Critics of Brainerd City Council member Gary Scheeler, who filed a claim with the city's insurance provider for reimbursement for his legal fees stemming from a restraining order with former Transportation Committee member Jeff Czeczok, didn't have their say Monday, but they soon might.
At the Brainerd City Council meeting Monday, Brainerd resident and Transportation Committee member Jim Sykes and council member Bob Olson both briefly spoke on the subject of Scheeler's claim, which was made to the League of Minnesota Cities. However, since there was nothing before the city council, discussion was limited.
Council President Jim Dehen said it was not appropriate for the council to take action or to hold detailed discussion Monday on Scheeler's request to the LMC.
"It's their decision, not ours. They're a private corporation," said Dehen.
However, Scheeler's attorney, Ron Walsh, said Scheeler plans to file a claim with the city.
"We'll formally put it on the record, make the claim for consideration and see where it goes," said Walsh. "I'm pretty confident the order speaks for itself. We'll present the claim and people can raise their questions."
Scheeler, 49, filed for and was granted a restraining order following phone conversations on Sept. 4 in which he said Czeczok, 40, threatened to kill him. Czeczok's attorney filed a motion in court to dismiss the restraining order. However, Crow Wing County District Court Judge Richard Zimmerman, in an order issued Feb. 12, concluded there were reasonable grounds to believe Czeczok engaged in harassment. Scheeler's restraining order was upheld.
Scheeler has asked the LMC, which provides insurance to Brainerd public officials, to reimburse him for about $5,000 in attorney's fees he's accrued concerning the restraining order.
Sykes, during the public forum portion of Monday's meeting, said the restraining order had nothing to do with the city and therefore the city's insurance company shouldn't be paying for it.
"You initiated the whole incident as far as I'm concerned," said Sykes. He also asked that Scheeler not call him at his home anymore.
After Sykes spoke, Dehen asked council members to think about how such statements as Sykes are handled, as it was his opinion that public forum wasn't for statements against individuals.
Olson said citizens should be allowed to discuss issues that are important to them.
"This is a democratic government," said Olson.
"There are still issues of decorum, and pure simple politeness," responded Dehen.
Later in Monday's meeting Olson made a motion for an opinion from City Attorney Tom Fitzpatrick on the legality of an alderman asking the city's insurance provider to pay "personal" legal fees. The motion wasn't seconded and failed.
Scheeler didn't respond to Sykes or Olson's concerns Monday but Walsh, in a phone interview Tuesday, said the incident between Scheeler and Czeczok was city business as cited in the findings of fact in Zimmerman's order -- that Scheeler initially called Czeczok to discuss Czeczok's call to the Minnesota Department of Transportation regarding a road project at Scheeler's businesses on Highways 18 and 25. He also said the court order was clear, that if Scheeler wasn't at city hall Czeczok was free to conduct business there.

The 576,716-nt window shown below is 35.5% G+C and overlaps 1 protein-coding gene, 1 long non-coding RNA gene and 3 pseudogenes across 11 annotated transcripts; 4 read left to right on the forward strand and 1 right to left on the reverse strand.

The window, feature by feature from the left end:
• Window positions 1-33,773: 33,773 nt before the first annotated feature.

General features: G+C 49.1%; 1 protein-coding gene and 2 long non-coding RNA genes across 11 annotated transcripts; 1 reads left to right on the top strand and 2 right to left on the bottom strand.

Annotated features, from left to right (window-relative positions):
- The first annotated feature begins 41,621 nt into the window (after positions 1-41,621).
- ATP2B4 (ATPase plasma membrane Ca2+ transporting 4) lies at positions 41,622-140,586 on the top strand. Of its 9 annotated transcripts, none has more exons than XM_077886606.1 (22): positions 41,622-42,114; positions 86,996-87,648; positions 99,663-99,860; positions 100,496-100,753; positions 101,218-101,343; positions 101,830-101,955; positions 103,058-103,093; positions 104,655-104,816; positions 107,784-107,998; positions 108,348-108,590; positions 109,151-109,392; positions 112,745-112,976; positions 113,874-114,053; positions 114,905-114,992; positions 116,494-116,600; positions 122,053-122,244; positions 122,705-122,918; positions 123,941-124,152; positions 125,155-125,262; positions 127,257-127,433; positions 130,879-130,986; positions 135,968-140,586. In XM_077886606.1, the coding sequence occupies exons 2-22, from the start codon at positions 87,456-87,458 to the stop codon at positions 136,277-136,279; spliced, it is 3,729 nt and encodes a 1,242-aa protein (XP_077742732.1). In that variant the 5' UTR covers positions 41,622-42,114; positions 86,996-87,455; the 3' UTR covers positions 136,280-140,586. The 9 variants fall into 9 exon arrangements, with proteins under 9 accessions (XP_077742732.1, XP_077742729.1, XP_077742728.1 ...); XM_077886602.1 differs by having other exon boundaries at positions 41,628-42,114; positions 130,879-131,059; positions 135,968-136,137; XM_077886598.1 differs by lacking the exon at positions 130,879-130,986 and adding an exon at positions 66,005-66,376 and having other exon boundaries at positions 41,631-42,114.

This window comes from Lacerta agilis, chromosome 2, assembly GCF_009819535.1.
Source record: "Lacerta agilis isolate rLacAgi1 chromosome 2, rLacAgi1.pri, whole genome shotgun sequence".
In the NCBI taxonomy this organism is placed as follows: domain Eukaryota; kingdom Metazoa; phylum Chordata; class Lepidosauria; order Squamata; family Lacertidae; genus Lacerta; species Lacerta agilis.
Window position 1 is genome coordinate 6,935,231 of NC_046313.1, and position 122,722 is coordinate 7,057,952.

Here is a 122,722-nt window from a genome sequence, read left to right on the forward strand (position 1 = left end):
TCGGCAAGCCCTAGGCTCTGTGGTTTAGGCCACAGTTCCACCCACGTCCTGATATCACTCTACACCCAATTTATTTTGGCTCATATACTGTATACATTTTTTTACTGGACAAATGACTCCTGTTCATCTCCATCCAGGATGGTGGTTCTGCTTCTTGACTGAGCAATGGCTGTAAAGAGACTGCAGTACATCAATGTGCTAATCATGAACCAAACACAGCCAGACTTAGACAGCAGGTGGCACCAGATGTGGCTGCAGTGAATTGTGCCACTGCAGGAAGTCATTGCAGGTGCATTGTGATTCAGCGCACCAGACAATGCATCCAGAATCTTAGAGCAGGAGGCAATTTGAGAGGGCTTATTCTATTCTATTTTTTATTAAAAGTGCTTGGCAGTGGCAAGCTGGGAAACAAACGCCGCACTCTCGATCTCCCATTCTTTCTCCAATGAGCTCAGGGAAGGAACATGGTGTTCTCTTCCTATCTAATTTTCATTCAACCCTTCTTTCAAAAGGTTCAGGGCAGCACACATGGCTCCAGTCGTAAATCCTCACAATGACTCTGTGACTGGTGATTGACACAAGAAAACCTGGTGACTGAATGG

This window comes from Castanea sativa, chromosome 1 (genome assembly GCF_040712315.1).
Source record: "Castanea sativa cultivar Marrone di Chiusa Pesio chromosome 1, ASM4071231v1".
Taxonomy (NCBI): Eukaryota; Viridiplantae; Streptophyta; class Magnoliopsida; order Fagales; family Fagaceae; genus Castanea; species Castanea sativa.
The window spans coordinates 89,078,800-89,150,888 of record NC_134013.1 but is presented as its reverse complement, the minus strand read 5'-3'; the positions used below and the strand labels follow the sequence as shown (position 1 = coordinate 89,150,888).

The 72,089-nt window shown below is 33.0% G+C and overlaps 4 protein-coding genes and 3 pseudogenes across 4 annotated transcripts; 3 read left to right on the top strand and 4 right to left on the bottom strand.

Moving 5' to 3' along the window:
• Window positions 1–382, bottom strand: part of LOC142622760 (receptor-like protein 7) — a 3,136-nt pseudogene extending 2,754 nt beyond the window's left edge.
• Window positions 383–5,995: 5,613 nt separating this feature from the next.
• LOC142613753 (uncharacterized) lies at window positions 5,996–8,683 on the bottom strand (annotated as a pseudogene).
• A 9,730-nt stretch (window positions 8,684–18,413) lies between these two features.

In separate but related action Monday, the city council chose not to appoint Czeczok to the Transportation Committee, despite pleas from Olson and Sykes.
Czeczok, who had served on the committee until the beginning of the year, was told by Mayor James Wallin that he would be appointed.
Wallin didn't speak at Monday's meeting about his decision to not recommend Czeczok. In a phone interview Tuesday, Wallin said he wasn't aware of Zimmerman's order until after he had initially told Czeczok he would recommend him for appointment to the committee. Because the restraining order was upheld, and "rather than creating any kind of situation where its uncomfortable for either party," Wallin said he decided against recommending Czeczok. Wallin said his decision shouldn't preclude Czeczok from calling individual committee members to make recommendations.
At Monday's meeting, Olson said Czeczok's claim that Wallin told him he wanted to "wait for the dust to settle" was not a valid excuse, especially after Wallin had told Czeczok that he would be appointed. Olson also said Czeczok was qualified and had served well on the committee in the past.
Olson made a motion to appoint Czeczok to the Transportation Committee. The motion was seconded by council member Mary Koep. Dehen declared the motion in order, but the motion was challenged by council member Lucy Nesheim.
"I'd like to say, following the city charter, it's the mayor's and council president's responsibility and prerogative to make an appointment, and council's determination to approve or deny it," said Nesheim. "This motion is out of order."
Council member Kelly Bevans supported Nesheim's challenge, saying the council had nothing more to go on than Olson's testimony as to what conversation actually took place between Wallin and Czeczok.
Nesheim's challenge was upheld by a 4-2 vote, with Nesheim, Bevans, Scheeler and council member Anne Nelson Fisher voting in favor. Dehen didn't vote because it was his order that was being challenged.
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